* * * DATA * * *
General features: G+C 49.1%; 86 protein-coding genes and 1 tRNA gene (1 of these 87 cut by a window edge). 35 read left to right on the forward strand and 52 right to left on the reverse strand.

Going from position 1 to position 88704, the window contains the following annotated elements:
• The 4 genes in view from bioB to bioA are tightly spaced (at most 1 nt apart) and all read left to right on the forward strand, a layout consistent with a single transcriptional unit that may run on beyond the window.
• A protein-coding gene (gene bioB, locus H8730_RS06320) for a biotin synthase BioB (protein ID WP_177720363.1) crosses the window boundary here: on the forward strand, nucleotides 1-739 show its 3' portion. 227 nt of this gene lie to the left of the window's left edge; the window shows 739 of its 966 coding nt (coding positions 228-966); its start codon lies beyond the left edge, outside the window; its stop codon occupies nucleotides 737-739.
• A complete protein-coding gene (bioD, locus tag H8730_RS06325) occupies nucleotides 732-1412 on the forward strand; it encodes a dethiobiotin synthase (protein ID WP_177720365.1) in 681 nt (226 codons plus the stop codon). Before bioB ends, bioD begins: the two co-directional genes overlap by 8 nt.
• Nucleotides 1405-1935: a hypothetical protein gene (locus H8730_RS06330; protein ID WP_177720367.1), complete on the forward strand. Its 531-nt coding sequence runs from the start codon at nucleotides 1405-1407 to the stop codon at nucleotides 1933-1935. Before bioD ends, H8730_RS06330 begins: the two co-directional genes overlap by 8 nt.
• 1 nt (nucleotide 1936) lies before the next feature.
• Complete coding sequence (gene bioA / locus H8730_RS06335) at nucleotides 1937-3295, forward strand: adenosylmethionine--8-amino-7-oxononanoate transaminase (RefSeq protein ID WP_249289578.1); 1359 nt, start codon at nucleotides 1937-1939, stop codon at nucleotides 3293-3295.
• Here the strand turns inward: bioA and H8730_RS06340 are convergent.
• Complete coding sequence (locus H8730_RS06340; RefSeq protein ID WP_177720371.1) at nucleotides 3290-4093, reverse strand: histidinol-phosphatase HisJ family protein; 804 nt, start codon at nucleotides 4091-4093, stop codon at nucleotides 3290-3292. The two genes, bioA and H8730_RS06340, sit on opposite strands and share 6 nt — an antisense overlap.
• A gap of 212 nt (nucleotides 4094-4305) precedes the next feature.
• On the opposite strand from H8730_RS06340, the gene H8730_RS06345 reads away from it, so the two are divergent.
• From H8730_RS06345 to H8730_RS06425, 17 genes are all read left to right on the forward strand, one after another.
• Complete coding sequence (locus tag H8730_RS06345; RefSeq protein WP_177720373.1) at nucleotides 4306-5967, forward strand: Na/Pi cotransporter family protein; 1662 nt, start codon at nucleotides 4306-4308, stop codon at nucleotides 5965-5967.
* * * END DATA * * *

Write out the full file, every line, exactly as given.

General features: G+C 49.1%; 86 protein-coding genes and 1 tRNA gene (1 of these 87 cut by a window edge). 35 read left to right on the forward strand and 52 right to left on the reverse strand.

Going from position 1 to position 88704, the window contains the following annotated elements:
• The 4 genes in view from bioB to bioA are tightly spaced (at most 1 nt apart) and all read left to right on the forward strand, a layout consistent with a single transcriptional unit that may run on beyond the window.
• A protein-coding gene (gene bioB, locus H8730_RS06320) for a biotin synthase BioB (protein ID WP_177720363.1) crosses the window boundary here: on the forward strand, nucleotides 1-739 show its 3' portion. 227 nt of this gene lie to the left of the window's left edge; the window shows 739 of its 966 coding nt (coding positions 228-966); its start codon lies beyond the left edge, outside the window; its stop codon occupies nucleotides 737-739.
• A complete protein-coding gene (bioD, locus tag H8730_RS06325) occupies nucleotides 732-1412 on the forward strand; it encodes a dethiobiotin synthase (protein ID WP_177720365.1) in 681 nt (226 codons plus the stop codon). Before bioB ends, bioD begins: the two co-directional genes overlap by 8 nt.
• Nucleotides 1405-1935: a hypothetical protein gene (locus H8730_RS06330; protein ID WP_177720367.1), complete on the forward strand. Its 531-nt coding sequence runs from the start codon at nucleotides 1405-1407 to the stop codon at nucleotides 1933-1935. Before bioD ends, H8730_RS06330 begins: the two co-directional genes overlap by 8 nt.
• 1 nt (nucleotide 1936) lies before the next feature.
• Complete coding sequence (gene bioA / locus H8730_RS06335) at nucleotides 1937-3295, forward strand: adenosylmethionine--8-amino-7-oxononanoate transaminase (RefSeq protein ID WP_249289578.1); 1359 nt, start codon at nucleotides 1937-1939, stop codon at nucleotides 3293-3295.
• Here the strand turns inward: bioA and H8730_RS06340 are convergent.
• Complete coding sequence (locus H8730_RS06340; RefSeq protein ID WP_177720371.1) at nucleotides 3290-4093, reverse strand: histidinol-phosphatase HisJ family protein; 804 nt, start codon at nucleotides 4091-4093, stop codon at nucleotides 3290-3292. The two genes, bioA and H8730_RS06340, sit on opposite strands and share 6 nt — an antisense overlap.
• A gap of 212 nt (nucleotides 4094-4305) precedes the next feature.
• On the opposite strand from H8730_RS06340, the gene H8730_RS06345 reads away from it, so the two are divergent.
• From H8730_RS06345 to H8730_RS06425, 17 genes are all read left to right on the forward strand, one after another.
• Complete coding sequence (locus tag H8730_RS06345; RefSeq protein WP_177720373.1) at nucleotides 4306-5967, forward strand: Na/Pi cotransporter family protein; 1662 nt, start codon at nucleotides 4306-4308, stop codon at nucleotides 5965-5967.